Contact: Sonia G. Astudillo (+63) 2-9287572
Chemical Substitution and Management to Pilot in Philippine Hospitals
Manila — Chemicals abound today as people have become dependent on its various purposes in daily living. Agriculture, construction industries, and even households deal with chemicals as essential components in pesticides, pipe systems, cable insulators, and cleaning agents among others.
The health sector is definitely not exempt from chemical use. People may not be aware of it but ironically, hospitals, where people seek treatment for sickness are the same places which expose them to disease-causing substances.
Two years after HCWH-AP has successfully engaged Philippine hospitals to phase out the use of mercury-containing medical devices, the work now focuses on identifying more chemicals. In the campaign dubbed as Chemical Substitution and Management in the Health Care Sector, HCWH-AP will identify harmful chemicals used in some hospital procedures and products, source safer alternatives for these, and pilot at least two hospitals for chemical substitution. The project will also educate hospital workers and other stakeholders on safe chemicals management.
Exploratory meetings are scheduled this July among invited hospitals to discuss project activities and areas of cooperation. Once commitments are sealed, a Chemical Management committee from the hospital will be formed whom HCWH-AP and technical experts will work and consult with for the duration of the project.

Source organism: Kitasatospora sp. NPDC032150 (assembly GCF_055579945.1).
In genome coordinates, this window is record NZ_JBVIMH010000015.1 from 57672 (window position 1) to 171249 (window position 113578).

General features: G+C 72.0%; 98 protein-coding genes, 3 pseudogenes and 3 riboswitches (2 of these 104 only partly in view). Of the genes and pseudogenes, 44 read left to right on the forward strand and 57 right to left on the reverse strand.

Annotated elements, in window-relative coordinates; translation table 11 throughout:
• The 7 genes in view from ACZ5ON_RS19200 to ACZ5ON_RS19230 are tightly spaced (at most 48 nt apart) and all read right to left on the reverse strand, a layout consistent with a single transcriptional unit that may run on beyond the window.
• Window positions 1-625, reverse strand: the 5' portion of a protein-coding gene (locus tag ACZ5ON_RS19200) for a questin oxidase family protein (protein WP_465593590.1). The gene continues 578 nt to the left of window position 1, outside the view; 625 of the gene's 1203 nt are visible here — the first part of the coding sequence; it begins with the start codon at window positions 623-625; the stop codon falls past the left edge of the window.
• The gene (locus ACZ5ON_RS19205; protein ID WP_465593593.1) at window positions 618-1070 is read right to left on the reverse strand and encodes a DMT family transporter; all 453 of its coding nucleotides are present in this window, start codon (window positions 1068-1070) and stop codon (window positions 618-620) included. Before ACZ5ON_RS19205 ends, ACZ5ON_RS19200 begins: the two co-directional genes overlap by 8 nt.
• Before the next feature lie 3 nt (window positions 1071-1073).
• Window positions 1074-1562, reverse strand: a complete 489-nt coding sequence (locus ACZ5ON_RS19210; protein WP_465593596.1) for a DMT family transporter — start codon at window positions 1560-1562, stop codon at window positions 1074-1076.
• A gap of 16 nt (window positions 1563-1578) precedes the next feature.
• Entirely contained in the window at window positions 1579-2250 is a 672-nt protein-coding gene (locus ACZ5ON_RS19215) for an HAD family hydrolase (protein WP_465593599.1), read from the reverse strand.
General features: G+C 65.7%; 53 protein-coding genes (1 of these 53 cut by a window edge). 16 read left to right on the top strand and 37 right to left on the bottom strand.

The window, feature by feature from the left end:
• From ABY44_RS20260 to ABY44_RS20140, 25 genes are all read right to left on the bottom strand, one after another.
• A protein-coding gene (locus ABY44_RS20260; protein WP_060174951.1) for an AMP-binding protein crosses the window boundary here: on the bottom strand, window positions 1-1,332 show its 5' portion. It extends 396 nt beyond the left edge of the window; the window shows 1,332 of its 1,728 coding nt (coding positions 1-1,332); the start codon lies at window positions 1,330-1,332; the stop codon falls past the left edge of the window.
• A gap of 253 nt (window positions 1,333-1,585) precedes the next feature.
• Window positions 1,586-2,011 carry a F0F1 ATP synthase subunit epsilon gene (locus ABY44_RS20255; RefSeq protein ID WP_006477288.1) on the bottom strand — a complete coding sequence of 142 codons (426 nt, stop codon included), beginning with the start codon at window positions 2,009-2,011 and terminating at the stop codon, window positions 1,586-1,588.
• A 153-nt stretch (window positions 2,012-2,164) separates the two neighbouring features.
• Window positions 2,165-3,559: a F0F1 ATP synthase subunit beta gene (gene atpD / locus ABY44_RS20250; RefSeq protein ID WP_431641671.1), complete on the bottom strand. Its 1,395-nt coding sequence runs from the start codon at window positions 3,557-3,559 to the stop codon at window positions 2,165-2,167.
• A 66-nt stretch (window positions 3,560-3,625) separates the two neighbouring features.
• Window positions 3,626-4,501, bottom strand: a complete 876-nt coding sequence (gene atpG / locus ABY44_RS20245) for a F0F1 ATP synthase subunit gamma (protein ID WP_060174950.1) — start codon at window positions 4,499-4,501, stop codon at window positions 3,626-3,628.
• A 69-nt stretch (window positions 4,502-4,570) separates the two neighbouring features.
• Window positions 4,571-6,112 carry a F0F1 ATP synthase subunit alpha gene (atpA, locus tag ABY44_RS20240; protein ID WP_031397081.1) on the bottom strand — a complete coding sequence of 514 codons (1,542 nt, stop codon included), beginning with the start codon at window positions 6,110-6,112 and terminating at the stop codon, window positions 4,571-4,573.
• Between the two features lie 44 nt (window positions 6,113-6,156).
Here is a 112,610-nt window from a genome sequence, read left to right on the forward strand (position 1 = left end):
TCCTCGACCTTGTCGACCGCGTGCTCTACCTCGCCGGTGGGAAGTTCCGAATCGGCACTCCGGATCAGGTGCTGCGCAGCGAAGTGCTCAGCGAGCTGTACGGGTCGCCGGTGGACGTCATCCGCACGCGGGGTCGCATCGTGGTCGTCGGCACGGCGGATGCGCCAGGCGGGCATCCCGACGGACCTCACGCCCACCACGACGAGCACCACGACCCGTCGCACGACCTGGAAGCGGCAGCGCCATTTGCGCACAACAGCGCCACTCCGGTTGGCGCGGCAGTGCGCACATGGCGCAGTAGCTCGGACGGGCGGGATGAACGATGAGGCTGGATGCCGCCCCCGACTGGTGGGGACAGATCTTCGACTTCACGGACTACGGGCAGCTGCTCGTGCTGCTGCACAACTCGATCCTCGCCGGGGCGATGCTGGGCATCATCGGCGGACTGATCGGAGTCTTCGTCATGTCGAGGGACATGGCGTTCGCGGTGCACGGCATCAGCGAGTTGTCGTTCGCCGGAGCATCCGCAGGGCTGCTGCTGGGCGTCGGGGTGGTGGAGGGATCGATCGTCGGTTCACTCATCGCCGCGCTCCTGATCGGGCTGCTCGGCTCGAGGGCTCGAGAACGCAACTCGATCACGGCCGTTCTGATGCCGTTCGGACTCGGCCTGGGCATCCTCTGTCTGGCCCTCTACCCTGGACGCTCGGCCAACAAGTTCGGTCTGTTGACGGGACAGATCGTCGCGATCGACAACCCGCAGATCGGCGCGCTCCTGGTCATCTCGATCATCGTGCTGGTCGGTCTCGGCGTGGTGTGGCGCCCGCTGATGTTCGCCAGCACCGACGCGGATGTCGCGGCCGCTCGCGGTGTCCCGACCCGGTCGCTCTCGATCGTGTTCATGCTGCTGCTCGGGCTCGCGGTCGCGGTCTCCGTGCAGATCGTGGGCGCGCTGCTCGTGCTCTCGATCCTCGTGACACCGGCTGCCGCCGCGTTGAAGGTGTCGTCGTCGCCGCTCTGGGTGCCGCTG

The perspective for the hopeful success of chemical substitution in the Philippines is the replication of pilot models among HCWH-AP’s network of health care systems and lead towards adoption of safe chemical policies on a national and regional scope.
The project is also being done by HCWH-Latin America/Salud sin Daño.
Health Care Without Harm is an international coalition of more than 500 organizations in 53 countries, working to transform the health care sector worldwide, without compromising patient safety or care, so that it is ecologically sustainable and no longer a source of harm to public health and the environment. Visit the HCWH website for more information.
Administrative Order 21